The body of the church - and the body of Christ - were both (symbolically, at least) - broken on the cross. Both survived, and that is the good news. The bad news is that, to preserve a union of 77 million in the Anglican communion, the Archbishop of Canterbury (a poet as well as a prelate) is determined to compromise with hardliners, who wish to demonise gay members of the clergy. What is the point of that? Either the church believes in something, or it doesn't, and, to my mind, the sticking point - that many fundamentalists consider homosexuality a sin according to The Bible - is simply unacceptable. Firstly, there is no coherent argument against homosexuality in the canonical record, and, secondly, and more significantly, the actual example of Christ - to be open to all, from the lowest of the low to the highest of the high - would seem to set a standard of tolerance, indeed, forgiveness, that no compassionate Christian would be wise to abandon. Eyewear hopes that either the Ep…

Borderline offensive

Canada's great Seaway
The Economist dated September 15th 2007 is offensive to the democratic principles that Canadians hold dear, and is borderline racist, as well as far to the right of most readers of their own magazine.

The unsigned article, on page 68 of The Americas section, is headlined "A haven for villains" and beneath that, "The political reasons behind Canada's controversial asylum policy."

Controversial to who(m), exactly?, as a linguistic analyst might ask of the above phrase. The CIA? For immediately, we are told that "America has been criticising Canada for lax border controls" - but not America, surely, but, really, the Bush government.

The main concern is that the Canadian border is "porous" and lets criminals and madmen drift across into America, to try and blow it up. However, this alarmist critique masks discomfort with Canada's tolerant, generous, and, indeed, open-minded, immigration policy. As The Economist states, …

Horizontal Position In An Age of Anxiety

Eyewear was flipping through an issue of Horizon the other day - Vol. XIX from May 1949 - and came across a review by one Mr. Patrick Dickinson. The shameful notice by Dickinson of Auden's The Age of Anxiety was not seemingly sympathetic to his kind of writing.

He writes that "a general kind of obscurity suits best the superficially oracular as it also suits best any literary period dominated by homosexual taste which causes the expression of the emotions to be obscure, or symbolic, or dishonest, Such taste prefers a precocious adolescent kind of literature and criticism - it is a taste which has perforce certain gaps in experience, violent prejudices, and whose critical judgements are formed for other than literary reasons."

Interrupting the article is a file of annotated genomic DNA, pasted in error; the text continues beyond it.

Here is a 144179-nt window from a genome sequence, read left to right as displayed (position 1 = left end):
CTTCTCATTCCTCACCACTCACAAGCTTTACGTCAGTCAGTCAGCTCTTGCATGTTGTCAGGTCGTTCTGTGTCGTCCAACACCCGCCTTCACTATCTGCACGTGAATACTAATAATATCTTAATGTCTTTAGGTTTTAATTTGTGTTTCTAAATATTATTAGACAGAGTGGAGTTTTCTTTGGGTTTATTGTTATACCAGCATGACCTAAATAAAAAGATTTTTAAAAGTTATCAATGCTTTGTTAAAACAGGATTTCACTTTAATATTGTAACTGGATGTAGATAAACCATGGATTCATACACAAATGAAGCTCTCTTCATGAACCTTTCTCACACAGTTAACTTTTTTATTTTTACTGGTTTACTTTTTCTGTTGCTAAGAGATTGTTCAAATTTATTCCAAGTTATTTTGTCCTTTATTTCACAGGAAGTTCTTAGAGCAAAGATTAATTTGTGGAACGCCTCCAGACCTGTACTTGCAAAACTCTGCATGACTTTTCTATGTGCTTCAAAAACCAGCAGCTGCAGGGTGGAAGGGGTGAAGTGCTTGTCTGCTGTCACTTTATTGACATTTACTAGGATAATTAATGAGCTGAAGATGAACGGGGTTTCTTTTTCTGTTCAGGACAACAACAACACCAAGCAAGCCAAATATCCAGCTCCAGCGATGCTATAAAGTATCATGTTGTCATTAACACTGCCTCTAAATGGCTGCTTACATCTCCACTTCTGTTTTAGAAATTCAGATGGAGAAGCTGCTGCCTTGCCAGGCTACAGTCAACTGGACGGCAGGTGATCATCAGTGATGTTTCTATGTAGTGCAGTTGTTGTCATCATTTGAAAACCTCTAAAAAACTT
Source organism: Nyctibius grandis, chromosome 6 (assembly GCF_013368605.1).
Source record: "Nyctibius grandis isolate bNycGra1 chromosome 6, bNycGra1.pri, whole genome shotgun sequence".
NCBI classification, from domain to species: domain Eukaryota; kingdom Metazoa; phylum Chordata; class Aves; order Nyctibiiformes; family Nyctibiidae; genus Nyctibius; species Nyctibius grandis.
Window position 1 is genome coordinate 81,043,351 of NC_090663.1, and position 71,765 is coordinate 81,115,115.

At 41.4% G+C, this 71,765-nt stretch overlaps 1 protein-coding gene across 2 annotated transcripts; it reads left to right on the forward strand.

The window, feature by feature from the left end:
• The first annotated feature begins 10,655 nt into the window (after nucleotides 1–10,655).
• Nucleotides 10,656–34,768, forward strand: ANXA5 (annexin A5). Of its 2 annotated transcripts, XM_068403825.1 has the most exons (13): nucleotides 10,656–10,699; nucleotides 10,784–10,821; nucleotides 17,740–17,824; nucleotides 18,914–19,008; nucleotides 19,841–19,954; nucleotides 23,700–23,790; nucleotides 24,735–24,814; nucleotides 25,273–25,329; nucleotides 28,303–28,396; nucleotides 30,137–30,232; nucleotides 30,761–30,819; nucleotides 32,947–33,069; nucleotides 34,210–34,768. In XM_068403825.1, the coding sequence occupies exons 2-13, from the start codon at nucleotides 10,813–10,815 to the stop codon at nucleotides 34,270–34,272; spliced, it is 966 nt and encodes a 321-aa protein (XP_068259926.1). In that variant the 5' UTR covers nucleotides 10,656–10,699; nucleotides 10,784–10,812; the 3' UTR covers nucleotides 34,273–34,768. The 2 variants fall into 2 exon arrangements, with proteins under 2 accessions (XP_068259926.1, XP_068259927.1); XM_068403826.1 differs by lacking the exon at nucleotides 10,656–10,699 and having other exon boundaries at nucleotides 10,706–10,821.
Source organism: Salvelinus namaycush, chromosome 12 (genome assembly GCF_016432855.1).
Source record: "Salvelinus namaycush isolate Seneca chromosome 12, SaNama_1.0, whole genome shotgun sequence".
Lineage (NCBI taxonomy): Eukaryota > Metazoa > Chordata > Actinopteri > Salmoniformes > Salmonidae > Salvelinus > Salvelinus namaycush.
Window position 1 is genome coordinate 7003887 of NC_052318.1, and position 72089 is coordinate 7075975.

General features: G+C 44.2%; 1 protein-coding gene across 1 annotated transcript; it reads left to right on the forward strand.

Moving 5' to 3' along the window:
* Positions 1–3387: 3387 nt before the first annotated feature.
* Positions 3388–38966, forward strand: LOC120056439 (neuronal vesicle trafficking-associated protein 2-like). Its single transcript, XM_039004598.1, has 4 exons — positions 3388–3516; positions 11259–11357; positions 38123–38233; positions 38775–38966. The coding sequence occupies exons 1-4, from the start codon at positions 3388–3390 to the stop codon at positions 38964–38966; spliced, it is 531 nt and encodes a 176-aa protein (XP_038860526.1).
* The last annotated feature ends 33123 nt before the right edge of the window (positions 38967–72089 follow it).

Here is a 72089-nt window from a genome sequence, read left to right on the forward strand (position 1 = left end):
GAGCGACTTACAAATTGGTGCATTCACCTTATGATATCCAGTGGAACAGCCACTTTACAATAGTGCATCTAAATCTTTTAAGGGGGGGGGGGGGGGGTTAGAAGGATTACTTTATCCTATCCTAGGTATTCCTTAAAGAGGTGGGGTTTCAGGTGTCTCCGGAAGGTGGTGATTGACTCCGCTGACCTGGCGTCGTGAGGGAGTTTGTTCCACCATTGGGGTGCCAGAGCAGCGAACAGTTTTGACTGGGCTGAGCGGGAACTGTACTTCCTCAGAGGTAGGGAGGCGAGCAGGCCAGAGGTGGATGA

This example of its own kind of violent prejudice would be startling, if not sadly quite a common position, then (and now) with regards to certain tendencies in Modern British (and American) poetry of the 1940s (and beyond). It's curious that the …

Kane enabled

There's a new blog, A Year In The Dark, all about film from 1941. As Eyewear knows, and you do too, that's one of the very best years for cinema, ever. Worth a look. Not only was Citizen Kane released then, but other major classics, such as Dumbo, Meet John Doe, The Wolf Man and Suspicion.

Poem by Angela Hibbs

Eyewear is delighted to welcome Angela Hibbs this Friday, and not just because, as you can see, she is wearing glasses. Her first collection of poetry, Passport, came out in 2006, from Montreal's DC Books New Writers Series. It's an impressive debut. As major Canadian poet David McGimpsey said, she writes "with tender insight and passionate care."

Hibbs has been published in good magazines: Exile, Matrix, Fireweed, and Antigonish Review. She is a graduate of Concordia University's Creative Writing Master of Arts Degree. Born in Newfoundland, she has lived in most Canadian provinces and now in Quebec. Aware both of Sexton's wry confessional urgency, and De Lillo's ordered, pop-savvy postmodernity, she is one of the best emerging Canadian poets, tossing the salad of the style of what's said. Look out for her next collection.

Steve's Monologue

slip and snivel
spine & knees; scabs
abound like knots
in wood. Sydney nibbled
her scabs. Smooth,
even on feet &…

American Poets In The 21st Century: The New Poetics

According to the editors of this new book (Wesleyan, 2007), Claudia Rankine and Lisa Sewell, there are new poetries emerging from the "turf wars" between mainstream and avant-garde, of the 90s - between, say, the new formalism and the Language positions. I hope so.

This book just arrived on my doorstep the other day, and I look forward to seeing how its thirteen poets look at poetry and poetics. Now, I'm a well-read kinda guy, and what took me aback, pleasantly, was how few of these names were known to me - yet they are representative American figures, which began to get me worried. Not about them, about me. I must be slipping. A few names I knew - Karen Volkman, D.A. Powell, Kevin Young and Tracie Morris, especially. It looks very promising, indeed. I'd welcome such a British or Canadian book of post-division-era poets.